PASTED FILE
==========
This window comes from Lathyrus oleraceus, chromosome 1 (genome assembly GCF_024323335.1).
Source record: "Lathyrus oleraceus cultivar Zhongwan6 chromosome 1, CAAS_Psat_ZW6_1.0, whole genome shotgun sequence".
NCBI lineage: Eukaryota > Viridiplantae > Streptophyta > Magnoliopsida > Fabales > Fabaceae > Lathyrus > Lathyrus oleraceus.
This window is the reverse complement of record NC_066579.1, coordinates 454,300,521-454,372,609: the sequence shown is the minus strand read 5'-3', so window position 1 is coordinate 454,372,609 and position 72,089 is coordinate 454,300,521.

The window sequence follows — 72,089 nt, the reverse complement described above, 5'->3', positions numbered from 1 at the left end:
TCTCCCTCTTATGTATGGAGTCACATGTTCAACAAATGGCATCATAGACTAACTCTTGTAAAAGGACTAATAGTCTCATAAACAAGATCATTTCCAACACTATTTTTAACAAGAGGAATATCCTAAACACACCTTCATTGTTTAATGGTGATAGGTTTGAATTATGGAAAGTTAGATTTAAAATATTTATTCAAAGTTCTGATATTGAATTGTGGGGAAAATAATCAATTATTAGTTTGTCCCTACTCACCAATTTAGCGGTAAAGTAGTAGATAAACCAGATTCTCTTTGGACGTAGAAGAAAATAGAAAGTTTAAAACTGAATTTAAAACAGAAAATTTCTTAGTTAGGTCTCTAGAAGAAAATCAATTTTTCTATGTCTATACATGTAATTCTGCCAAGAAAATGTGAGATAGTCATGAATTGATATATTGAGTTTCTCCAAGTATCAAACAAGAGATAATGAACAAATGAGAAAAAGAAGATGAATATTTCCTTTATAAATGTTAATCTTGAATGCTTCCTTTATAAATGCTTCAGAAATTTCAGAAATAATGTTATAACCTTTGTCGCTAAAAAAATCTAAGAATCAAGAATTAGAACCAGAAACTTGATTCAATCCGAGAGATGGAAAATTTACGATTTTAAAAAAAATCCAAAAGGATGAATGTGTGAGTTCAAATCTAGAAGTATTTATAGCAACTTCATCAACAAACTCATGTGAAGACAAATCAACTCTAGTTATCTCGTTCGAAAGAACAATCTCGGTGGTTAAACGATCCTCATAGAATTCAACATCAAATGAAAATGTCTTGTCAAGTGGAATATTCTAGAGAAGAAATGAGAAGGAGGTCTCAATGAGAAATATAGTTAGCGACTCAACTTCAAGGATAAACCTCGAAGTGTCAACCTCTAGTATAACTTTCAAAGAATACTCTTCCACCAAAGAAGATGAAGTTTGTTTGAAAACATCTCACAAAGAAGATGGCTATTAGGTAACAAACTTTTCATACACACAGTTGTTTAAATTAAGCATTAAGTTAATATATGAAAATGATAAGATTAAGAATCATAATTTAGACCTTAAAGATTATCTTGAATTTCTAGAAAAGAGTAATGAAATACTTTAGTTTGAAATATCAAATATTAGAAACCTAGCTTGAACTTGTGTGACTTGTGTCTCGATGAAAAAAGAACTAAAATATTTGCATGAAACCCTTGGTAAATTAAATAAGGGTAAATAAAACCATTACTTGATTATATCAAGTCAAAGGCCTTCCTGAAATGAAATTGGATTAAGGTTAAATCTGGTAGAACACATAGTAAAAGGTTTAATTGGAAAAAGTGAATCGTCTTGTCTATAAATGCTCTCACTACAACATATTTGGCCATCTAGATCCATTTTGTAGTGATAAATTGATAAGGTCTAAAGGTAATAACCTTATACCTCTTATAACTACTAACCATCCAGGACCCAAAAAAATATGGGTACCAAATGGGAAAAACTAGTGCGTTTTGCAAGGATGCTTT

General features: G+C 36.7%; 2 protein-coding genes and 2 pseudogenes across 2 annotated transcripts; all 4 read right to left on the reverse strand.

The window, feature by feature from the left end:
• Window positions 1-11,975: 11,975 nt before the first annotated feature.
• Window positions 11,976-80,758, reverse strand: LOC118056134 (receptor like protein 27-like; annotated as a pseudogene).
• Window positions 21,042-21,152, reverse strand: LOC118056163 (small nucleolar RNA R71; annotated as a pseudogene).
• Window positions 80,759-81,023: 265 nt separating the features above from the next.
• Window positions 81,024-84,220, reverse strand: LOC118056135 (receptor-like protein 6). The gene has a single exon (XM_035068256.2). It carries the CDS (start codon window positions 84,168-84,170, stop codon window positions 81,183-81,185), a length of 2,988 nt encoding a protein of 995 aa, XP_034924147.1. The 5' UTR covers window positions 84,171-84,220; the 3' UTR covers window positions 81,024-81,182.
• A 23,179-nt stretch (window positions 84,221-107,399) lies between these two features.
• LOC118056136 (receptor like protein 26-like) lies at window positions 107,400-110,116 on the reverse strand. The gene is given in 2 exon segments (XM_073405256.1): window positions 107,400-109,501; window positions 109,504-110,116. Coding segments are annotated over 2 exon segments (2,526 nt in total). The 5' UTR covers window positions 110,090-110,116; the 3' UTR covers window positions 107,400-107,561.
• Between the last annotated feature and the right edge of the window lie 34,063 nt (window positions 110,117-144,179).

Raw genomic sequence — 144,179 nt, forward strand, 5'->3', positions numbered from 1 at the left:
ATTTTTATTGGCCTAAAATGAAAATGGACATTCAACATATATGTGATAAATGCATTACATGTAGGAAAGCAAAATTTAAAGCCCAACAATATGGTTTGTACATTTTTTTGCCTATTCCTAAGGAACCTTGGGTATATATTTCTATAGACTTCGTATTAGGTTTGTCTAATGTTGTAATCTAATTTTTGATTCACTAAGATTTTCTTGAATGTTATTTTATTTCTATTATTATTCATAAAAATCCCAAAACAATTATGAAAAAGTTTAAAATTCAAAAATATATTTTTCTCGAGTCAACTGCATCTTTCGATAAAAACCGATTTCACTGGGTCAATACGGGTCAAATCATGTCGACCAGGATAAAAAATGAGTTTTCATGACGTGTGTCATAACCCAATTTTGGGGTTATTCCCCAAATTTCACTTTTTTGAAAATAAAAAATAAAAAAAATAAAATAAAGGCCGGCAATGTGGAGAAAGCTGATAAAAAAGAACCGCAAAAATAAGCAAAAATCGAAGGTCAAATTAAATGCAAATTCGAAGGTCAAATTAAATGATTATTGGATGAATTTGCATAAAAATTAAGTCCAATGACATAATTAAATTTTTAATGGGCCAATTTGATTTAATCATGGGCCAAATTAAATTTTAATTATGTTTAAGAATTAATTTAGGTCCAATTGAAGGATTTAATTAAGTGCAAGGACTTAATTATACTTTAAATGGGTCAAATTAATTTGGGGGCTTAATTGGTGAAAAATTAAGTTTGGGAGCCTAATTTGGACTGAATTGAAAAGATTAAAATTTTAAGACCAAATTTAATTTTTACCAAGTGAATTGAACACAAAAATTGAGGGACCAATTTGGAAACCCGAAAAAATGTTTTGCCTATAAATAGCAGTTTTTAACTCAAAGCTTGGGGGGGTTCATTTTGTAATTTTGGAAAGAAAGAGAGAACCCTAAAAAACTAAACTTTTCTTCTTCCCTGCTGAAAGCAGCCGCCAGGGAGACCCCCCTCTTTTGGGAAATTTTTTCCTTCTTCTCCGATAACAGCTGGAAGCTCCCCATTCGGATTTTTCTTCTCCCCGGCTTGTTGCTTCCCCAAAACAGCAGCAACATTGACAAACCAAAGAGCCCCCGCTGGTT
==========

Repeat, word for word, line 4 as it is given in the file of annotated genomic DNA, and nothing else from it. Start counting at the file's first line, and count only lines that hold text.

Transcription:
This window is the reverse complement of record NC_066579.1, coordinates 454,300,521-454,372,609: the sequence shown is the minus strand read 5'-3', so window position 1 is coordinate 454,372,609 and position 72,089 is coordinate 454,300,521.